The conference began with the upbeat presentation of “Ceramic Tiles of Italy -- Creatività Infinita” for promoting Italian ceramic tiles in the domestic market and the video “Le città di Otello,” featuring several dozen outstanding projects in Italy and worldwide.
A distinguished panel presented the long-awaited results of export figures (first half of 2011) and Ceramic Tiles of Italy’s initiatives: Franco Manfredini, Chairman, Confindustria Ceramica; Gianluca Marvelli, Chairman, Assobagno; Gian Carlo Muzzarelli, Emilia-Romagna Regional Minister of Industry and Green Economy; and Vittorio Borelli, Chairman of Promotional Activities, Confindustria Ceramica. Armando Cafiero, Managing Director, Confindustria Ceramica, moderated the discussions.
According to the results presented, Italy enjoyed a 23% market share in volume quantity. In terms of value, Italy holds 61% of the market share, noted Manfredini. During the first half of 2011, exports were 4.6% higher than the same time period in 2010 within the European Union. However, in the U.S., the value/growth of Italian tile exports had dropped 10.1% from 2010.
Anti-Dumping MeasuresIn addition to the improved export figures, the panel discussed several topics, including the highly charged Anti-Dumping Measure, of which Manfredini said is taking great measures against China by way of tariffs and taxes. The imposed measures will expire in five years.
“We are for globalization, but we can’t turn a blind eye to behavior and conduct that will breakdown the economy,” said Manfredini. “The market must be guaranteed fair competition. The one who wins the competition should be judged fairly and not just the factor of who makes a cheaper product, or hiding from end-users who made the product, and where it originated.” Manfredini proposed a quality seal of some type that would obviously distinguish which tile was produced in Italy.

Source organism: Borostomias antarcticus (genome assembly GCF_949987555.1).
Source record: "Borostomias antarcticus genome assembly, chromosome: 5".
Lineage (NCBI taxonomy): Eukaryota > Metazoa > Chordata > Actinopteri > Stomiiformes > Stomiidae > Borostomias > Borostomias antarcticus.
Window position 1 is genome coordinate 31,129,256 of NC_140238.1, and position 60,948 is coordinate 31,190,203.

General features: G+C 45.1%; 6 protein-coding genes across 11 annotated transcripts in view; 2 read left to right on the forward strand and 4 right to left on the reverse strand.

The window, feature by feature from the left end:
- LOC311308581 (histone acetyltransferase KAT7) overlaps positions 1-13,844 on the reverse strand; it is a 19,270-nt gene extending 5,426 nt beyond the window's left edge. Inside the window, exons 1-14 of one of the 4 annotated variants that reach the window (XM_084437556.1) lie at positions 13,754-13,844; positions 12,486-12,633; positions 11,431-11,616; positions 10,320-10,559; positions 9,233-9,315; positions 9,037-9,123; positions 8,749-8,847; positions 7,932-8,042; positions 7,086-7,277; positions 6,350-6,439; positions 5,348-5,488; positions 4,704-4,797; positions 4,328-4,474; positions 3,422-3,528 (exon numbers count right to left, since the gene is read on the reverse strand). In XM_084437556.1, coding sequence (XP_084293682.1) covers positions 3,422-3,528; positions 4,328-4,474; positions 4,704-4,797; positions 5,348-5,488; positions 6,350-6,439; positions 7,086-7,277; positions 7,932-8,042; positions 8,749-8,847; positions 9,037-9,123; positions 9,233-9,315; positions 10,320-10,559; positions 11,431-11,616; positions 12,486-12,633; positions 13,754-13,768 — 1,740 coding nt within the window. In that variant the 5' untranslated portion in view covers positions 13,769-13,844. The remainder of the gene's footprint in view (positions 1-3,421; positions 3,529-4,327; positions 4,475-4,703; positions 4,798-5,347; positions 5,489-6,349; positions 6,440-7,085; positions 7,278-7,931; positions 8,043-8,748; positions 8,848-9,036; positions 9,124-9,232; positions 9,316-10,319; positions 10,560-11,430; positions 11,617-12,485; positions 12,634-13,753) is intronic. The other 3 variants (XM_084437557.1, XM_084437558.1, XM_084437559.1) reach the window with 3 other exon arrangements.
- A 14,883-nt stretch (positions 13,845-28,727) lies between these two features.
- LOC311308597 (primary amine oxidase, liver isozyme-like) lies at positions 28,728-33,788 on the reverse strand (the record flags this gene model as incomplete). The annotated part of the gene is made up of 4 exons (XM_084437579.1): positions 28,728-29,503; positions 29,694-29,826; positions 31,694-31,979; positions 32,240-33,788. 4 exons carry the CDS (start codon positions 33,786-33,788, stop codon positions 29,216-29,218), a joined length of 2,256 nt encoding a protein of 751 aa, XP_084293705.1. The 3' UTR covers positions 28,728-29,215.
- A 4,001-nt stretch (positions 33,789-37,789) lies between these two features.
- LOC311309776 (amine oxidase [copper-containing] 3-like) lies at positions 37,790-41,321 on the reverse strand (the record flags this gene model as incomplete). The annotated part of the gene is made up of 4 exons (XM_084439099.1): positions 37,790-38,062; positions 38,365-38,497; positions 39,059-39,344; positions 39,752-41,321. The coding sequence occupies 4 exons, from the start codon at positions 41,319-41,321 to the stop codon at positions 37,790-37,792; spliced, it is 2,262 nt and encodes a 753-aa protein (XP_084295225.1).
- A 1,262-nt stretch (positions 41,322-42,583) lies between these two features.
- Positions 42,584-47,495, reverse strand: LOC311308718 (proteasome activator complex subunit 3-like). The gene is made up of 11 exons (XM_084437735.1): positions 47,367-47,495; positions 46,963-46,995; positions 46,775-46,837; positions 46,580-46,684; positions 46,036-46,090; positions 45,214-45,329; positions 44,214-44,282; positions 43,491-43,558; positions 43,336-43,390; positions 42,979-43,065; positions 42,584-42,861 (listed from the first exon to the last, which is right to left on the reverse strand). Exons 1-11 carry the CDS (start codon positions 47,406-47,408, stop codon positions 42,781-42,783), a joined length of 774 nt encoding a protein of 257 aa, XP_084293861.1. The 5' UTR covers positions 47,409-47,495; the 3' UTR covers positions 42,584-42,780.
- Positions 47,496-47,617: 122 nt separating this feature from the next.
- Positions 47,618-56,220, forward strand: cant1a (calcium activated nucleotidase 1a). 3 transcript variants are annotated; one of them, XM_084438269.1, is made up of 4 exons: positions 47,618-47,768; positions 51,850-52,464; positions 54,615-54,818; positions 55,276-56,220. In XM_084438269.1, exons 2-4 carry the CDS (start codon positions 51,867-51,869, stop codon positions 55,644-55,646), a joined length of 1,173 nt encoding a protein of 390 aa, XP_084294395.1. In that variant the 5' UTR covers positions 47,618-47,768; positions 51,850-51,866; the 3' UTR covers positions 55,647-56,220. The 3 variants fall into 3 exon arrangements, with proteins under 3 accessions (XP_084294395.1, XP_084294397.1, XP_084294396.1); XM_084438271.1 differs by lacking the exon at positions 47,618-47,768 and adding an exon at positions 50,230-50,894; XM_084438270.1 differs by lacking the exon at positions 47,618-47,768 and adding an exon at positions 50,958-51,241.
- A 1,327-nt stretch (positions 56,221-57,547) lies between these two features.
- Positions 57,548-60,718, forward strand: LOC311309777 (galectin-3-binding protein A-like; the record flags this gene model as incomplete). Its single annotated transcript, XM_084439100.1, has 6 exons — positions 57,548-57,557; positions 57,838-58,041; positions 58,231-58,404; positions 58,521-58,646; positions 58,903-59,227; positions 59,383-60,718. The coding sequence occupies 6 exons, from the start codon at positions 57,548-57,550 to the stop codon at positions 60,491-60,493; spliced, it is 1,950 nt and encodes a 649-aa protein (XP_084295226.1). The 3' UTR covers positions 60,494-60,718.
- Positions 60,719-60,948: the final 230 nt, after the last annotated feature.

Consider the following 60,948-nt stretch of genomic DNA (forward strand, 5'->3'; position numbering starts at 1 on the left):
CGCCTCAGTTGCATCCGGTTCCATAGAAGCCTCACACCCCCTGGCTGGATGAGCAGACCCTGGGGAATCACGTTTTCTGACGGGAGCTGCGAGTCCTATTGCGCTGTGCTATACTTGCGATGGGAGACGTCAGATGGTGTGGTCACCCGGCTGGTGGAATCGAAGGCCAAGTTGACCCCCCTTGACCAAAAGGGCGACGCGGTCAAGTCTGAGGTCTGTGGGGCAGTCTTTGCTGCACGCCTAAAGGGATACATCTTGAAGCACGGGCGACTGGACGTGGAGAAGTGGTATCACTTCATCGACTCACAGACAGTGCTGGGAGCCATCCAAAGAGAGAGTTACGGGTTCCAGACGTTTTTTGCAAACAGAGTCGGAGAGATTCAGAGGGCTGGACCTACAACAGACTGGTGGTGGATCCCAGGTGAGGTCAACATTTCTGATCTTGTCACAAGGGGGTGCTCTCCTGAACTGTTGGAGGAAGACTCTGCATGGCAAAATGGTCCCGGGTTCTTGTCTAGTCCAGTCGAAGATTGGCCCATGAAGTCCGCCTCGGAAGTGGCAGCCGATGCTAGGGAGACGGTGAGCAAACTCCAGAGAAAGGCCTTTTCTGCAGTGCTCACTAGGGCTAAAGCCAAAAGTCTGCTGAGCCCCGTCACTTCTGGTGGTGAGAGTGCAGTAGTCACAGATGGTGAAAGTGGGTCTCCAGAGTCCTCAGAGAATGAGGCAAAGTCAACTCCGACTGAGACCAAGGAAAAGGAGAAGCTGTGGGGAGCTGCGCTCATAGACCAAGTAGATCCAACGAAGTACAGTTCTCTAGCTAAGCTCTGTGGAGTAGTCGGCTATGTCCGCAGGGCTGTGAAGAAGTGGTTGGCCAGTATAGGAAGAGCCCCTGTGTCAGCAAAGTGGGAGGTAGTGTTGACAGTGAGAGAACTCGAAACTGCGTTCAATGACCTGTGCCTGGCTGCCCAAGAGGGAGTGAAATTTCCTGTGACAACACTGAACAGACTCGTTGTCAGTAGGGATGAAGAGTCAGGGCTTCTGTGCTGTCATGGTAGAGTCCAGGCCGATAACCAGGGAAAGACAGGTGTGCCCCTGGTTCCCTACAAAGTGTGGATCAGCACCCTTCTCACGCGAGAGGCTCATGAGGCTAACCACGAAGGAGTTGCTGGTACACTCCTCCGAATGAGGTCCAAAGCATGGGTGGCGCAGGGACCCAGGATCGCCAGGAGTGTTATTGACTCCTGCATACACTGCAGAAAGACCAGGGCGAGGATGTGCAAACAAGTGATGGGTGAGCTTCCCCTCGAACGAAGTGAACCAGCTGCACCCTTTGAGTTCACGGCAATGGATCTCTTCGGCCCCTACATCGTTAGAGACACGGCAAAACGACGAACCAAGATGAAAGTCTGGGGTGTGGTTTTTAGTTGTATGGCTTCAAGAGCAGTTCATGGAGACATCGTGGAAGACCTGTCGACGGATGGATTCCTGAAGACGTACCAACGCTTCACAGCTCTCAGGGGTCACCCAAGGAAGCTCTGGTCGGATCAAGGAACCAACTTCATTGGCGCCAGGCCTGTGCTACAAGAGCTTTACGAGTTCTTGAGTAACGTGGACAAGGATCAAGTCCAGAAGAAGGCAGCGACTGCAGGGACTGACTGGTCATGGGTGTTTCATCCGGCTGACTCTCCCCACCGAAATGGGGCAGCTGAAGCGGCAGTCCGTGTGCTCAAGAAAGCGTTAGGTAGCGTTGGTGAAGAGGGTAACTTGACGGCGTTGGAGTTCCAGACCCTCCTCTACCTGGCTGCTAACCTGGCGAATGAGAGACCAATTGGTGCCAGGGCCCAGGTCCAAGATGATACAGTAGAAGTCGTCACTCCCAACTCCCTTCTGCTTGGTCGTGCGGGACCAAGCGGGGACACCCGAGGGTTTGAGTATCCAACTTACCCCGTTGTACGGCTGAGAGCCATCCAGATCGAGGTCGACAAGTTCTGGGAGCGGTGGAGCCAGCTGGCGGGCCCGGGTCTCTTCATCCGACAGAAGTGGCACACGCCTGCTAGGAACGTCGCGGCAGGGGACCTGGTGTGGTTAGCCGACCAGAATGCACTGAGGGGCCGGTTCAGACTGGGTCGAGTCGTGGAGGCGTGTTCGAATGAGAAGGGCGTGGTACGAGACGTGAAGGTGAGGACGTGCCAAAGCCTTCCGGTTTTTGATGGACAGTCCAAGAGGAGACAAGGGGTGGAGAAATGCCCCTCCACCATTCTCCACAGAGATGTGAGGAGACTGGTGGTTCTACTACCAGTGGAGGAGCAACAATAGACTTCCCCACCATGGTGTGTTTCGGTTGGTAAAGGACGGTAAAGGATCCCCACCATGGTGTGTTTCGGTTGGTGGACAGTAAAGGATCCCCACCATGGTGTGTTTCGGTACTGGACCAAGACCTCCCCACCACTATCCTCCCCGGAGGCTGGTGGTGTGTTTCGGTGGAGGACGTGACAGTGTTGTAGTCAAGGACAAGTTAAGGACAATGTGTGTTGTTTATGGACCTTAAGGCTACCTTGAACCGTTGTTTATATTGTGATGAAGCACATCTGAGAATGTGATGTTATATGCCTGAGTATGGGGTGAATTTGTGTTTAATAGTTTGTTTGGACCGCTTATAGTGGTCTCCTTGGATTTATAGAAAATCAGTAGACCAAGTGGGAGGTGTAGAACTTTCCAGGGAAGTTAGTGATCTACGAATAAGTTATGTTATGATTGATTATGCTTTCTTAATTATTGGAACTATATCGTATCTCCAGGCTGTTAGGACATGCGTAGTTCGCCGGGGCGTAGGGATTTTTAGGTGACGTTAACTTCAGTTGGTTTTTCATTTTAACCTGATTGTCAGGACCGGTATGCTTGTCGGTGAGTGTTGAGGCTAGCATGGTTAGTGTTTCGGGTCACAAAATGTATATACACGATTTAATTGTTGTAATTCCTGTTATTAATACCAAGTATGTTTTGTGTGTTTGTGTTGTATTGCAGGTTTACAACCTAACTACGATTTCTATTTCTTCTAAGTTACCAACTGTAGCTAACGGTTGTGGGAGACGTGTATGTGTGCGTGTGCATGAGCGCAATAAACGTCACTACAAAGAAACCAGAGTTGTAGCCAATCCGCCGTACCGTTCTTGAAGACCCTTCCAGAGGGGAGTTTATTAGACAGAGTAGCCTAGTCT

Decline in U.S. tile distributionDuring the press conference, it was clear the declining distribution of tile exports concerned the panelists. To shed some light on this fact, we spoke with Donato D. Grosser, President and Chief Consultant of D. Grosser and Associates, Ltd., whose firm provides international clients with specialized assistance in entering and increasing their presence in the American market, including trade associations, manufacturers, exporters and importers.
“There is less business in the U.S. because people are making less money,” said Grosser. “From 2008 to 2010, 15 to 20% of small distribution channels closed, and there is nothing for them to do to recoup their losses. Larger companies with larger pockets haven’t or aren’t going to close because they can afford to wait this current situation out.”
Some areas in the U.S. have been affected more so than others. “Areas that have taken the largest hit are Nevada, Arizona and California,” said Grosser. He added history may repeat itself with California, “In the recession of 1989, California was the first to feel the impact, but also the first to recover. California may be the first to see the end of this recession as well.”
The key to staying afloat - even if a business is well-capitalized - is to “shorten the time of going through capital instead of wasting it away,” said Grosser.
In summary, Grosser suggests distributors and retailers take a good look around them to see what tactics can be employed to survive this recession. “Home centers have barely declined -- they’ve remained flat. Why? Because they haven’t opened any new stores, nor have they closed any. When the economy changes, people will open new stores, yet remain careful in their spending. For now, the key to staying afloat, even if a business is well-capitalized, is to shorten the time of going through capital instead of wasting it away.”